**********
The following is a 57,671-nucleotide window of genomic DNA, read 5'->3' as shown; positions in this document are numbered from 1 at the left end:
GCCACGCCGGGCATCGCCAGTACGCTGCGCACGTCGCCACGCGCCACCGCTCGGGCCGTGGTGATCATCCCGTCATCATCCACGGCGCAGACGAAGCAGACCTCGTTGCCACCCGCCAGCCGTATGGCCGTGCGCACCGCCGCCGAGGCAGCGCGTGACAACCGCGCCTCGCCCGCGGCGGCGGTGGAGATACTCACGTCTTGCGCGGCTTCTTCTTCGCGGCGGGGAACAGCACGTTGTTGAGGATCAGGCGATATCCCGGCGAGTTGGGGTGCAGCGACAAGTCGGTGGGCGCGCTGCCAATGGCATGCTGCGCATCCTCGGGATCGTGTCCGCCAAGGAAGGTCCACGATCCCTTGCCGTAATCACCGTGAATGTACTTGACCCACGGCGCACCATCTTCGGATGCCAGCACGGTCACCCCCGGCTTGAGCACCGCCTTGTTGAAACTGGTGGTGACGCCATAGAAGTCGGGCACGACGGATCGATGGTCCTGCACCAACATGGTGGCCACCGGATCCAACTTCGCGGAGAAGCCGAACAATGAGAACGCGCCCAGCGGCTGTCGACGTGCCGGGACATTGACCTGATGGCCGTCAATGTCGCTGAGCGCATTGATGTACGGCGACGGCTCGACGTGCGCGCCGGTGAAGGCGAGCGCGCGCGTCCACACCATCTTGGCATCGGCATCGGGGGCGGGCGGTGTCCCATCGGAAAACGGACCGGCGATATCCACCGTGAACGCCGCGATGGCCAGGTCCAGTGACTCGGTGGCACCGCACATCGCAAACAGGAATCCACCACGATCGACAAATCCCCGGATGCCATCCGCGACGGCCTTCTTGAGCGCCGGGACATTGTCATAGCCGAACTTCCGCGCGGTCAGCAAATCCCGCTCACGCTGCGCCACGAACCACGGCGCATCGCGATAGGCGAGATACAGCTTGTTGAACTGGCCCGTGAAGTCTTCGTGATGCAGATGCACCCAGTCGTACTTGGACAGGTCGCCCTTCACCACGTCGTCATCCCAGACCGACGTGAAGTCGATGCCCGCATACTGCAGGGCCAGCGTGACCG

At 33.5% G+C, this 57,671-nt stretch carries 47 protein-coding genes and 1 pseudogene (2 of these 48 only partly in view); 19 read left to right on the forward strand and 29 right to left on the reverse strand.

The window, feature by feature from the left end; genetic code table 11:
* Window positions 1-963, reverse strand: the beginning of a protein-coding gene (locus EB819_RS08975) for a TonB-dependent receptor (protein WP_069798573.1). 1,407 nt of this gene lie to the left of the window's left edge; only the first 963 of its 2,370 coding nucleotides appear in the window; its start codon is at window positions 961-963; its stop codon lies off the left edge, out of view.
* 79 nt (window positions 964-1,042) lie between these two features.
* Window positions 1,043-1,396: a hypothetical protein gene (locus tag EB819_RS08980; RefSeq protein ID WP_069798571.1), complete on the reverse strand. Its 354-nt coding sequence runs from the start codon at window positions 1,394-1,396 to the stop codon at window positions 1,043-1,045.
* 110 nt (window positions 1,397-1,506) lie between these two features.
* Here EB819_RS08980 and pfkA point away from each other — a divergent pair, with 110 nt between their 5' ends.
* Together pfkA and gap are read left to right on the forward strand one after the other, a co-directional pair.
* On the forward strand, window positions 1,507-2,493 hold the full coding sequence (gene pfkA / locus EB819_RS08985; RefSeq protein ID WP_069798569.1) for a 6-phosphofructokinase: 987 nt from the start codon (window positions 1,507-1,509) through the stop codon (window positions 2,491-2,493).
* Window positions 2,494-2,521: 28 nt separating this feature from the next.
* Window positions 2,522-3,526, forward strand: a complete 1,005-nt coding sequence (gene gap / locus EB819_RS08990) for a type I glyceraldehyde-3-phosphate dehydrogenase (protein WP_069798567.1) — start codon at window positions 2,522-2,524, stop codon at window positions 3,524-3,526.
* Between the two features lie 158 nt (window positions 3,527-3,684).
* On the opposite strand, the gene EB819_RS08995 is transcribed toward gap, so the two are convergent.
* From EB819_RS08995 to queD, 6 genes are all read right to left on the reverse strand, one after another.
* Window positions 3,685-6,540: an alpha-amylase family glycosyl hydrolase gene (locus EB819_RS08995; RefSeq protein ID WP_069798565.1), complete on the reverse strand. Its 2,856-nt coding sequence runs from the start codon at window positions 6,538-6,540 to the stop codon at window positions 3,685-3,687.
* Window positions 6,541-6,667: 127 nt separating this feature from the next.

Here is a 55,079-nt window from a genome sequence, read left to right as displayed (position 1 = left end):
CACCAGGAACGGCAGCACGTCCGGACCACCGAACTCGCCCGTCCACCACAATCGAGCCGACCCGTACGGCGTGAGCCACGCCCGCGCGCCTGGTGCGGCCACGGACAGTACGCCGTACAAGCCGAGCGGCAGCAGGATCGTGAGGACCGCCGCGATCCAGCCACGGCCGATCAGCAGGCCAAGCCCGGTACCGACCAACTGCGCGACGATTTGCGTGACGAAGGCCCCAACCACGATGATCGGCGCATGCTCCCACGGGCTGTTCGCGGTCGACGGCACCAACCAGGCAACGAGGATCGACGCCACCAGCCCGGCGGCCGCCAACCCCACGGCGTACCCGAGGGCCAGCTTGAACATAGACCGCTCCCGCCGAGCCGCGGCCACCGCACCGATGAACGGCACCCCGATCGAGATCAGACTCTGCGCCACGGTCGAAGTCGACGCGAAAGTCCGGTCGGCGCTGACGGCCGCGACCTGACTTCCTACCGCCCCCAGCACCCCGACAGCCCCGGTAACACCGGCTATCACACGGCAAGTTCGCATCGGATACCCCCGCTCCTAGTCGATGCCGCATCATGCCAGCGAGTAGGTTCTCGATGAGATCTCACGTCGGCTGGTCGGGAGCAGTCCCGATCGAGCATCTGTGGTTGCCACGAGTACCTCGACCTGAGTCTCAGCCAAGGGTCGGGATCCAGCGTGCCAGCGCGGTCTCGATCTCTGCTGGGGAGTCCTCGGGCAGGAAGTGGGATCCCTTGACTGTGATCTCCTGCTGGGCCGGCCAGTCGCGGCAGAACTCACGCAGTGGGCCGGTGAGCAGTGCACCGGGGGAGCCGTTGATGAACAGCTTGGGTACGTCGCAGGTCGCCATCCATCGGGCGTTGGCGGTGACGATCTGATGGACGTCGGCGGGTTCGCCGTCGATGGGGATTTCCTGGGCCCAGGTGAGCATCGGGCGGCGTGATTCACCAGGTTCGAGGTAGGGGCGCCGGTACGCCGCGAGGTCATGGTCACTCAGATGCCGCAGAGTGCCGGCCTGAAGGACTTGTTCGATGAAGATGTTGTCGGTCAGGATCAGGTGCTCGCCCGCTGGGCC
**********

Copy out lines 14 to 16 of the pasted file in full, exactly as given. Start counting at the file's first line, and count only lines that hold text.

* Between the two features lie 158 nt (window positions 3,527-3,684).
* On the opposite strand, the gene EB819_RS08995 is transcribed toward gap, so the two are convergent.
* From EB819_RS08995 to queD, 6 genes are all read right to left on the reverse strand, one after another.